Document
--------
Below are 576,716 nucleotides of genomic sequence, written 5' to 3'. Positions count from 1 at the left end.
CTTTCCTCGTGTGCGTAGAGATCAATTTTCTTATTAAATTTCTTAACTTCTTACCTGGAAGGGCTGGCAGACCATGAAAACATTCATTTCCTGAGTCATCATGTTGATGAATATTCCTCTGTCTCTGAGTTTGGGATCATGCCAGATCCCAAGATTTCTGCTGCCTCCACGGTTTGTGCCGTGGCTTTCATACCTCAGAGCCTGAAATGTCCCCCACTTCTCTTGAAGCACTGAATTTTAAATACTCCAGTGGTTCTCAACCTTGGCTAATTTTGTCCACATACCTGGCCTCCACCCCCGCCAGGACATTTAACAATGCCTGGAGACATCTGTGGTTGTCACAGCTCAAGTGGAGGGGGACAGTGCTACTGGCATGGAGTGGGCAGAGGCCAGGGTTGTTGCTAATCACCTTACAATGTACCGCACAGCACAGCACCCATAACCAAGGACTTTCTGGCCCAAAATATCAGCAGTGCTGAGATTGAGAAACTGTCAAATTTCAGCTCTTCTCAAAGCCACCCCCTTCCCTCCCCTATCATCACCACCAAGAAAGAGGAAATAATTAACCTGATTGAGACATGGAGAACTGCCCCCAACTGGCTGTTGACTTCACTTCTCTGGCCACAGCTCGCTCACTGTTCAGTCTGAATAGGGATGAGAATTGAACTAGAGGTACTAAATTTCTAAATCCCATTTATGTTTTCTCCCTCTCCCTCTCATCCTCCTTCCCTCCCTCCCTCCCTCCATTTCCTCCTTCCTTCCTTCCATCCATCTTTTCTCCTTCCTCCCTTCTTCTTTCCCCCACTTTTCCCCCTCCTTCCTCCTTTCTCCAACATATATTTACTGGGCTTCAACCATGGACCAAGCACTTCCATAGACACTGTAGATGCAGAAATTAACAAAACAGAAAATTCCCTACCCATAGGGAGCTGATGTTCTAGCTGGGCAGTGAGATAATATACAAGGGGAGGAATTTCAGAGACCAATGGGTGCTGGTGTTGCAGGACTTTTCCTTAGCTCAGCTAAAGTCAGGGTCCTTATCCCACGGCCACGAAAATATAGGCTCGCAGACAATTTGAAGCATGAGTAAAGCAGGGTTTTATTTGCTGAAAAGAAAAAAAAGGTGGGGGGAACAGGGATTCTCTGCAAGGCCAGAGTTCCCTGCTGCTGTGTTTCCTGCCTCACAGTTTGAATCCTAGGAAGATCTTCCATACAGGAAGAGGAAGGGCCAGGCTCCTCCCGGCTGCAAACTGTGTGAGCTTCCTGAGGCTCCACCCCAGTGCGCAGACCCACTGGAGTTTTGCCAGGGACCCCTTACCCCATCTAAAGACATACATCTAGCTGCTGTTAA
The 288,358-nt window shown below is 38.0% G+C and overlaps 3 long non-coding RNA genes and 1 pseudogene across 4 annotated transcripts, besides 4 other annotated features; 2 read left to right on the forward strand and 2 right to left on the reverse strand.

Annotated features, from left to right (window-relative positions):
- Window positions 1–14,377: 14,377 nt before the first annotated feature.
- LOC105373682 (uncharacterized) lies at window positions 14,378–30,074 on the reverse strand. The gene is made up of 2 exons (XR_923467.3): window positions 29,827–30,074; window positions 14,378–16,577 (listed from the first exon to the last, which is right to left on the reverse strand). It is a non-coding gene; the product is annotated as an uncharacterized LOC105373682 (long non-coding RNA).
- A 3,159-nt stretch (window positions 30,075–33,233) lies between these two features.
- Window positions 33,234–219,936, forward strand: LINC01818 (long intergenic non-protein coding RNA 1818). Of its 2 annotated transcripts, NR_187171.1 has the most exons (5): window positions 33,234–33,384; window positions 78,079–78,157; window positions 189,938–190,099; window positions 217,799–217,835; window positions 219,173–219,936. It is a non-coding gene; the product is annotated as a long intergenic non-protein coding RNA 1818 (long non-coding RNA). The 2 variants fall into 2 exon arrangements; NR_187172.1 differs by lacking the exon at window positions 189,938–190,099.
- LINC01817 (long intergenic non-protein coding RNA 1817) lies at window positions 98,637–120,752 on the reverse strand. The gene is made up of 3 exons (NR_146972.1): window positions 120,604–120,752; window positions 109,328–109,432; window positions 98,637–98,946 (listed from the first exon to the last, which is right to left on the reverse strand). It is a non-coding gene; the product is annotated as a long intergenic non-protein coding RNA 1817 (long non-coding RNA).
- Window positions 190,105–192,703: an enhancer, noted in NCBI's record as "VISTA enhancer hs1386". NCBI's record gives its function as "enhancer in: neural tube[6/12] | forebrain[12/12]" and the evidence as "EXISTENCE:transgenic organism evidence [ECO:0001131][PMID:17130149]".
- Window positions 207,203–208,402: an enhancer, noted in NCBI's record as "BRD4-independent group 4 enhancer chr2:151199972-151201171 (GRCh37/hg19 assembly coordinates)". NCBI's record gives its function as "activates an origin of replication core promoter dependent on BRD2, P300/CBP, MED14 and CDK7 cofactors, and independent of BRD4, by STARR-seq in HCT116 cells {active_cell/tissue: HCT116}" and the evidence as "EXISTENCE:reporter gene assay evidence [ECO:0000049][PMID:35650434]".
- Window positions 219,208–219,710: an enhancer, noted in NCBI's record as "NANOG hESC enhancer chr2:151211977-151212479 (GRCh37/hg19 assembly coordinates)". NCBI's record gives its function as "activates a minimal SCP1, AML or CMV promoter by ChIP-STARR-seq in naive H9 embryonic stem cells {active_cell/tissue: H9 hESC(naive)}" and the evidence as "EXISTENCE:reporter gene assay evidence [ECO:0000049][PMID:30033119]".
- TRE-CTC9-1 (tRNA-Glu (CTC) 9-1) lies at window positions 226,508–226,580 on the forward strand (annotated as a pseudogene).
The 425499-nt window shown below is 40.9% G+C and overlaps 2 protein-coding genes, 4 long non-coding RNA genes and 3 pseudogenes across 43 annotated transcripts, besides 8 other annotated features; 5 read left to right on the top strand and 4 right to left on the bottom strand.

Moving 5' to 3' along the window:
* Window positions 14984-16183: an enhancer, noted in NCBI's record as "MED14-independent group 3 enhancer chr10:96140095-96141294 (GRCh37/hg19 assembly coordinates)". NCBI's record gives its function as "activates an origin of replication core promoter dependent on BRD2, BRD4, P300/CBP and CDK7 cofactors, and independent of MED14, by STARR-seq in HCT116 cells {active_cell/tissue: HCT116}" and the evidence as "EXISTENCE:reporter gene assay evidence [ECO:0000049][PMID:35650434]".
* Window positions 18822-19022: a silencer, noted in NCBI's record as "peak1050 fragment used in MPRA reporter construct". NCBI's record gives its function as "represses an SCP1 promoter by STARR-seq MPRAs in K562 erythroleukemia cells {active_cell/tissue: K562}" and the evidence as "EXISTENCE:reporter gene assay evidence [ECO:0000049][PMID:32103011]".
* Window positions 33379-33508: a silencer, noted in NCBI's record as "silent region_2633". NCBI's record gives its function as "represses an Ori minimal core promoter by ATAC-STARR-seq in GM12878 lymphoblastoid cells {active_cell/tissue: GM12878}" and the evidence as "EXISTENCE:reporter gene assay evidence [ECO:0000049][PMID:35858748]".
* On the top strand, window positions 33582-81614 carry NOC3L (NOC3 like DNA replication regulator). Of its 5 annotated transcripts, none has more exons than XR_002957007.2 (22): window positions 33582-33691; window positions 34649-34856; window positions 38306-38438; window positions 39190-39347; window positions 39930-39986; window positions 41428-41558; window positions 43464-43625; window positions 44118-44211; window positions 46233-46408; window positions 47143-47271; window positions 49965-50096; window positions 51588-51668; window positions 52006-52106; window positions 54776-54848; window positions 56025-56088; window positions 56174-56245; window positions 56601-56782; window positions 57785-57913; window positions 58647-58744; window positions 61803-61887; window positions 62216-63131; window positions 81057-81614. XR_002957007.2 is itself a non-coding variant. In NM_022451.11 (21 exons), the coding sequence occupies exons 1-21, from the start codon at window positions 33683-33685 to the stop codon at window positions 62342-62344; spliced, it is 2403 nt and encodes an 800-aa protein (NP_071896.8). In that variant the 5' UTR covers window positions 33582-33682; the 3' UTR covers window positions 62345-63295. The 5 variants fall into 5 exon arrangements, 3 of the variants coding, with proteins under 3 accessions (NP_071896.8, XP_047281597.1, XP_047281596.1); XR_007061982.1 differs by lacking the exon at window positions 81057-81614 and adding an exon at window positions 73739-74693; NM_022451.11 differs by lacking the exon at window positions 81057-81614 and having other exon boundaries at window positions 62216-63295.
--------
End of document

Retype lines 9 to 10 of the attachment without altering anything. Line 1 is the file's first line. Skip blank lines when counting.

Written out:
- LINC01817 (long intergenic non-protein coding RNA 1817) lies at window positions 98,637–120,752 on the reverse strand. The gene is made up of 3 exons (NR_146972.1): window positions 120,604–120,752; window positions 109,328–109,432; window positions 98,637–98,946 (listed from the first exon to the last, which is right to left on the reverse strand). It is a non-coding gene; the product is annotated as a long intergenic non-protein coding RNA 1817 (long non-coding RNA).
- Window positions 190,105–192,703: an enhancer, noted in NCBI's record as "VISTA enhancer hs1386". NCBI's record gives its function as "enhancer in: neural tube[6/12] | forebrain[12/12]" and the evidence as "EXISTENCE:transgenic organism evidence [ECO:0001131][PMID:17130149]".